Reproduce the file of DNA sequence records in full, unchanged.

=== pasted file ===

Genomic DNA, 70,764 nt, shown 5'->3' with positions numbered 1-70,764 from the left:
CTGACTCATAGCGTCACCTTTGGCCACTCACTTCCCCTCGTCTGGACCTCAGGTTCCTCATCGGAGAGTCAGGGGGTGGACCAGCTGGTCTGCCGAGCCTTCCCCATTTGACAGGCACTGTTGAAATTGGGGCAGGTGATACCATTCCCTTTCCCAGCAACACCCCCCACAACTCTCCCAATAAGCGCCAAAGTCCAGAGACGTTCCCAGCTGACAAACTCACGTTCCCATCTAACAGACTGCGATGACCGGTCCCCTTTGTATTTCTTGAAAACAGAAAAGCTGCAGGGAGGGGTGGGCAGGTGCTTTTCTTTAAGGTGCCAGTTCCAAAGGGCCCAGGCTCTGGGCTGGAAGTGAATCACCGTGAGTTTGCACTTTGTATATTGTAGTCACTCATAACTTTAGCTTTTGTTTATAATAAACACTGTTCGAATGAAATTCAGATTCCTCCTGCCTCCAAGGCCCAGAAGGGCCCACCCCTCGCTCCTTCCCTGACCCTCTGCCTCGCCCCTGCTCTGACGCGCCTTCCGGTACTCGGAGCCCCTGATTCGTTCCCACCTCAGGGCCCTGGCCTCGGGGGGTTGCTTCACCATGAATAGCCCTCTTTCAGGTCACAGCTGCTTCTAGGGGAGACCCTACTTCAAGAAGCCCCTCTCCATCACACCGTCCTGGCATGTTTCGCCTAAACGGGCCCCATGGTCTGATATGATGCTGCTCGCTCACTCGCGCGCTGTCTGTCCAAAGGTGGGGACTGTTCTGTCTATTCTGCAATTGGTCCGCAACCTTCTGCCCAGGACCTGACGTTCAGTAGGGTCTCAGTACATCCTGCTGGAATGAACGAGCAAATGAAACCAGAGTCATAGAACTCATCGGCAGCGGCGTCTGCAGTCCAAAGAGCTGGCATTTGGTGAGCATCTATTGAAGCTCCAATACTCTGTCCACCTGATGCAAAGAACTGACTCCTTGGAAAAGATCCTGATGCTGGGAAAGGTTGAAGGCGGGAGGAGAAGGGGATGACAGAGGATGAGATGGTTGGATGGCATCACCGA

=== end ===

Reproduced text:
Genomic DNA, 70,764 nt, shown 5'->3' with positions numbered 1-70,764 from the left:
CTGACTCATAGCGTCACCTTTGGCCACTCACTTCCCCTCGTCTGGACCTCAGGTTCCTCATCGGAGAGTCAGGGGGTGGACCAGCTGGTCTGCCGAGCCTTCCCCATTTGACAGGCACTGTTGAAATTGGGGCAGGTGATACCATTCCCTTTCCCAGCAACACCCCCCACAACTCTCCCAATAAGCGCCAAAGTCCAGAGACGTTCCCAGCTGACAAACTCACGTTCCCATCTAACAGACTGCGATGACCGGTCCCCTTTGTATTTCTTGAAAACAGAAAAGCTGCAGGGAGGGGTGGGCAGGTGCTTTTCTTTAAGGTGCCAGTTCCAAAGGGCCCAGGCTCTGGGCTGGAAGTGAATCACCGTGAGTTTGCACTTTGTATATTGTAGTCACTCATAACTTTAGCTTTTGTTTATAATAAACACTGTTCGAATGAAATTCAGATTCCTCCTGCCTCCAAGGCCCAGAAGGGCCCACCCCTCGCTCCTTCCCTGACCCTCTGCCTCGCCCCTGCTCTGACGCGCCTTCCGGTACTCGGAGCCCCTGATTCGTTCCCACCTCAGGGCCCTGGCCTCGGGGGGTTGCTTCACCATGAATAGCCCTCTTTCAGGTCACAGCTGCTTCTAGGGGAGACCCTACTTCAAGAAGCCCCTCTCCATCACACCGTCCTGGCATGTTTCGCCTAAACGGGCCCCATGGTCTGATATGATGCTGCTCGCTCACTCGCGCGCTGTCTGTCCAAAGGTGGGGACTGTTCTGTCTATTCTGCAATTGGTCCGCAACCTTCTGCCCAGGACCTGACGTTCAGTAGGGTCTCAGTACATCCTGCTGGAATGAACGAGCAAATGAAACCAGAGTCATAGAACTCATCGGCAGCGGCGTCTGCAGTCCAAAGAGCTGGCATTTGGTGAGCATCTATTGAAGCTCCAATACTCTGTCCACCTGATGCAAAGAACTGACTCCTTGGAAAAGATCCTGATGCTGGGAAAGGTTGAAGGCGGGAGGAGAAGGGGATGACAGAGGATGAGATGGTTGGATGGCATCACCGA